Sr. Carol Falkner is the prioress of Our Lady of Grace Monastery. She shares with you today her reflection on the Gospel of St. Matthew 16:13-19.
The Gospel for this Sunday deals with the question of faith. Jesus asks his disciples, “Who do you say that I am?” With an act of faith Simon Peter replies, “You are the Christ, the Son of the living God.” Leo Anchettin comments that in Matthew’s account, Peter used the words “the Son of the living God” to describe Jesus, a phrase not found in Mark’s report of this incident. Some scripture scholars, comparing these two versions, conjecture that Mark may have preserved Peter’s original words while Matthew, drawing on a slightly later more mature, understanding of the nature of Jesus in the early church provided the fuller description. This is an important point for us to note: Faith is not static; it is meant to grow and develop and should never become stagnant.
Our faith journey needs to take us to the point where we, too, could make a similar proclamation. As we meditate on the Scriptures, we come to understand not only that Jesus was the Messiah come to save the people, but also that Jesus is God, equal in every aspect to the Creator and the Holy Spirit. We will spend a lifetime deepening our understanding of this great mystery of the Trinity. There is always more to grasp, more areas of our life where we need to model the depth of this mystery as manifested in the Scriptures. Only God can grant us the grace necessary for such spiritual growth. However, we must spend time each day in prayer making room for God to reveal these mysteries to us. This is what Benedict knew from experience and this is why he put such great emphasis on prayer.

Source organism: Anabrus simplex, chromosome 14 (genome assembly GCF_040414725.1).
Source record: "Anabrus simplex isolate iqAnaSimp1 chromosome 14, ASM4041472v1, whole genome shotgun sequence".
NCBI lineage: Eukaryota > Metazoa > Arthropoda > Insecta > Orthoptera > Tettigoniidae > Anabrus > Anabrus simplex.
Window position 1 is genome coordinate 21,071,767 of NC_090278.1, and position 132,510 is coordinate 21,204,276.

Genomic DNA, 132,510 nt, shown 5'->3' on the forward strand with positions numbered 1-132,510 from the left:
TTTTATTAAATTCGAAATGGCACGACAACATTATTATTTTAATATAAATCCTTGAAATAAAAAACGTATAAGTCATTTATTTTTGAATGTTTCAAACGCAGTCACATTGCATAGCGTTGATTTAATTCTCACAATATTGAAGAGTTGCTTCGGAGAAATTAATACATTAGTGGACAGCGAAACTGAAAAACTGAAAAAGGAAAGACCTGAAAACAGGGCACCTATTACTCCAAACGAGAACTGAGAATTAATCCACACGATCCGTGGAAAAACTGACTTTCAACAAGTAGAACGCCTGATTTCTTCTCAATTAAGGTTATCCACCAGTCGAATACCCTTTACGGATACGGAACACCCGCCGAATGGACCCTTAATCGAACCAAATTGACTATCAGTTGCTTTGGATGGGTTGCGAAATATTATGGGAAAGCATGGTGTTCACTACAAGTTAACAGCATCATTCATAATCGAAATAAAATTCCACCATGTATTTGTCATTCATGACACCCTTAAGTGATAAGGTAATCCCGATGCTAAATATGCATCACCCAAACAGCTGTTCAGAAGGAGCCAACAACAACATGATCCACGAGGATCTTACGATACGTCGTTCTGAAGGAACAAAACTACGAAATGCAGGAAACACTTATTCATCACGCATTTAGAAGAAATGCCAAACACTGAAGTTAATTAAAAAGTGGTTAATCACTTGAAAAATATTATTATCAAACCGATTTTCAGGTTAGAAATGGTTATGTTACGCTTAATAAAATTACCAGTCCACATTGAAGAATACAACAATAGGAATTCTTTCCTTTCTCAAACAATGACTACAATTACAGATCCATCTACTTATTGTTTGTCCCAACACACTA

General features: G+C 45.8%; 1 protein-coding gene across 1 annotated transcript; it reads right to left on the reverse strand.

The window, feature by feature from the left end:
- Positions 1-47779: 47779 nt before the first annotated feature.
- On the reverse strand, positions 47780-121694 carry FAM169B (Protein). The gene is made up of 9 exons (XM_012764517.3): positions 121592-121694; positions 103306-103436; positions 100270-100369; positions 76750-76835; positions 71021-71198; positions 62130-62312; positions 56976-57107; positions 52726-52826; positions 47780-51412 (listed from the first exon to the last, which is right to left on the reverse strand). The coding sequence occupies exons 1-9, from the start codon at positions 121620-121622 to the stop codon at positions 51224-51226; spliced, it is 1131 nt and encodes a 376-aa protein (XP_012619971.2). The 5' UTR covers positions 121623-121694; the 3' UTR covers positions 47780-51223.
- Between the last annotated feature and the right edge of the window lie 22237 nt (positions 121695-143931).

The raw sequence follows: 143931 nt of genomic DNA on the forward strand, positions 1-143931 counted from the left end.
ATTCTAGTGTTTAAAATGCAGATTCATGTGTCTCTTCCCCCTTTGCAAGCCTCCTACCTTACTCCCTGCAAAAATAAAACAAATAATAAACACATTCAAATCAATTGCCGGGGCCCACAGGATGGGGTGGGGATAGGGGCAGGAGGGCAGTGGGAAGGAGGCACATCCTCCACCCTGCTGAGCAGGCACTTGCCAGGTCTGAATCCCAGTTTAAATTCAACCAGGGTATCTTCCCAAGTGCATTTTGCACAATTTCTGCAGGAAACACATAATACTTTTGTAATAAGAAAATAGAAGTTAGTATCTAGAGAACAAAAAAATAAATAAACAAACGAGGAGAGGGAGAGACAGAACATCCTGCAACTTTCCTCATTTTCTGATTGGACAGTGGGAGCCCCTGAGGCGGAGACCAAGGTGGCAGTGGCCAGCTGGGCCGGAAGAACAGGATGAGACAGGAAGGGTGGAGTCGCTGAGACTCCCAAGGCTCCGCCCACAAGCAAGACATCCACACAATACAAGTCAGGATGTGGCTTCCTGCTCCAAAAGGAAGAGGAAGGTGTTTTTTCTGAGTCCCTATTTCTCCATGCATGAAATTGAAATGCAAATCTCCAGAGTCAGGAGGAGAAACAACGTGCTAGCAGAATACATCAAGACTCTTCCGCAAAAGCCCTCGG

Who of us can fully know the mind of God? Only God can give us knowledge of who Jesus is, so that we can proclaim Him Messiah in our lives. By the power of the indwelling Holy Spirit, the Spirit of love, we are drawn to express our desire to understand Jesus better, to turn to Him in our time of need and to extend His love to others. The more we understand God, the more we will long for the fullness of revelation that begins here on earth and will take us to the fullness of life for all eternity.